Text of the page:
W.Va. simply must tackle school issues
The firing of the state superintendent of schools is all about change.
The state Board of Education fired the superintendent without following proper legal procedures. Later the board was criticized for how it awarded contracts.
While these situations were improper, they were used as diversions to keep the school board from addressing the problems within our educational system.
A Daily Mail editorial called these criticisms a "sideshow," adding: "The firing of a superintendent is not a tragedy. The failure of West Virginia's expensive public schools . . . is."
In a recent $750,000 independent audit of the West Virginia school system, auditors found many areas in which our schools have been sorely lacking when compared to other states.
Our state's per capita spending on education ranks eighth in the nation and our percentage of personal income spent on education ranks No. 1.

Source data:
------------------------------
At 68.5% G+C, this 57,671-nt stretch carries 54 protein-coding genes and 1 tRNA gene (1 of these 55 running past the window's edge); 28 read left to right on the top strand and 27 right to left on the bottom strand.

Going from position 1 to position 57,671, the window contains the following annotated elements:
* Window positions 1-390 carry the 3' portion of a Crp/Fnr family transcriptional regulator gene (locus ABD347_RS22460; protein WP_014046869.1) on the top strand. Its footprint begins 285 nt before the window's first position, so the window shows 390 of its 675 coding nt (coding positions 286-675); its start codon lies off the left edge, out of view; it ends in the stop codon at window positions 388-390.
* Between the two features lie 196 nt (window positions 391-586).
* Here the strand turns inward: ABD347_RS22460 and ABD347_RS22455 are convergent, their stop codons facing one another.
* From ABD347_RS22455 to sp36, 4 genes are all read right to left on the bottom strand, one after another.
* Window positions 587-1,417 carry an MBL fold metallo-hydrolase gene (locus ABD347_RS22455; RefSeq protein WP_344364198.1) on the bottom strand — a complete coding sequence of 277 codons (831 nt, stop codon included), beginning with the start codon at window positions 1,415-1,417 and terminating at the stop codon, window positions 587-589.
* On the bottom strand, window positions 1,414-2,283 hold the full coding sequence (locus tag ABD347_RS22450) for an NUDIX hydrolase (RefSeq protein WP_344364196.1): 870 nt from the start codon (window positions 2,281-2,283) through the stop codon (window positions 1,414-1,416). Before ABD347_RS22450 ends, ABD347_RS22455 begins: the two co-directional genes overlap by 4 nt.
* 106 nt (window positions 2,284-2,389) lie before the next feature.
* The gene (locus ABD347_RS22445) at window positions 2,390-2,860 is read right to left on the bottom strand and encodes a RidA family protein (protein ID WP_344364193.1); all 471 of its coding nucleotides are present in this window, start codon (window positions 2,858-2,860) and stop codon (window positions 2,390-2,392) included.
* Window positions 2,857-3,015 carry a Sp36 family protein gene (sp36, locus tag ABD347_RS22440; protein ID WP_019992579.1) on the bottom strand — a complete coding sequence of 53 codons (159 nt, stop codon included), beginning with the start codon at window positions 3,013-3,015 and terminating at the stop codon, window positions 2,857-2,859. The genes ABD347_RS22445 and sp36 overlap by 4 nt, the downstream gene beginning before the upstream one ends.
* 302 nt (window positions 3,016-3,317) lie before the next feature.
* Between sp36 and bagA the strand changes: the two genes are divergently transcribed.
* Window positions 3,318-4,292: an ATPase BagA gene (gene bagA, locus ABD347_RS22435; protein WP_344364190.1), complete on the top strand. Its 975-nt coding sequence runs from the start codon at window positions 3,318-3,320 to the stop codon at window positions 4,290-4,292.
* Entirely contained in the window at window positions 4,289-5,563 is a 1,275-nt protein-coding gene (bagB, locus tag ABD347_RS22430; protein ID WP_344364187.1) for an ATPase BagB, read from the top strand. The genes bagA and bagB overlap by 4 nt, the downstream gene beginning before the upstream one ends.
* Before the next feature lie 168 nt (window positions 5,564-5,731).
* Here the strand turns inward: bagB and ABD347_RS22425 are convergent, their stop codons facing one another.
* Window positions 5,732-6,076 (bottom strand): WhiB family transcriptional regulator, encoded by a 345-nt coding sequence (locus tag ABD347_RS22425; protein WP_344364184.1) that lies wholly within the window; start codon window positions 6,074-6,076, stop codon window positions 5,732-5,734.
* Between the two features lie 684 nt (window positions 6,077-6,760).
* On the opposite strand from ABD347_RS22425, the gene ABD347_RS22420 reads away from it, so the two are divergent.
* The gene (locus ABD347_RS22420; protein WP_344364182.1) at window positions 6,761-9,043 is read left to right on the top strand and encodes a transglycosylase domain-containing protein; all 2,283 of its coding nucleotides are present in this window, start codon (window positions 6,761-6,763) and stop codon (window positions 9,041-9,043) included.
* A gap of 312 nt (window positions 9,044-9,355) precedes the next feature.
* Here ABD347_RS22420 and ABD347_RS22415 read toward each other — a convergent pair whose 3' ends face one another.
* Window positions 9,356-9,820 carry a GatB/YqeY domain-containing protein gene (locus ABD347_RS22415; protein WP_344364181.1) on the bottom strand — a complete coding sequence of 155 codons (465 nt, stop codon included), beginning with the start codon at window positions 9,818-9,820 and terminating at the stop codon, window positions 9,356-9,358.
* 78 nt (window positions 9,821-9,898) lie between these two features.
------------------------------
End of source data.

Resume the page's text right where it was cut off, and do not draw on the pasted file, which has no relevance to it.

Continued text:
The audit found that West Virginia has the most bureaucratic school system in the nation. This has prohibited efforts by our governor and our legislators from bringing about changes needed in our public schools.
The audit pointed out that seniority protection of teachers has prohibited the most qualified teachers from being placed in the classroom. The study also called attention to the fact that principals lack the authority to place the best teachers in schools.
In a discussion of eliminating seniority as the primary criteria in determining a teacher's placement, board member Lowell Johnson, a former head of a teachers' union, said: "Taking out the seniority provision of the hiring law would make the teachers' union go crazy."
Priscilla Haden, also a board member at that time, said, "Given the union's influence, I wouldn't touch it."
According to news reports, Johnson ultimately persuaded the board to write a vague response to the audit's recommendation on seniority.
The audit was also critical of the prohibition of charter schools in West Virginia. It also did not approve of the state being unable to hire teachers with the Teach For America organization.
This national organization places teachers in the classroom who, through their education and real life experiences, have been found to be very effective teachers in other states.
Deem, owner of J. Frank Deem Oil & Gas in Parkersburg, served 30 years in the Legislature.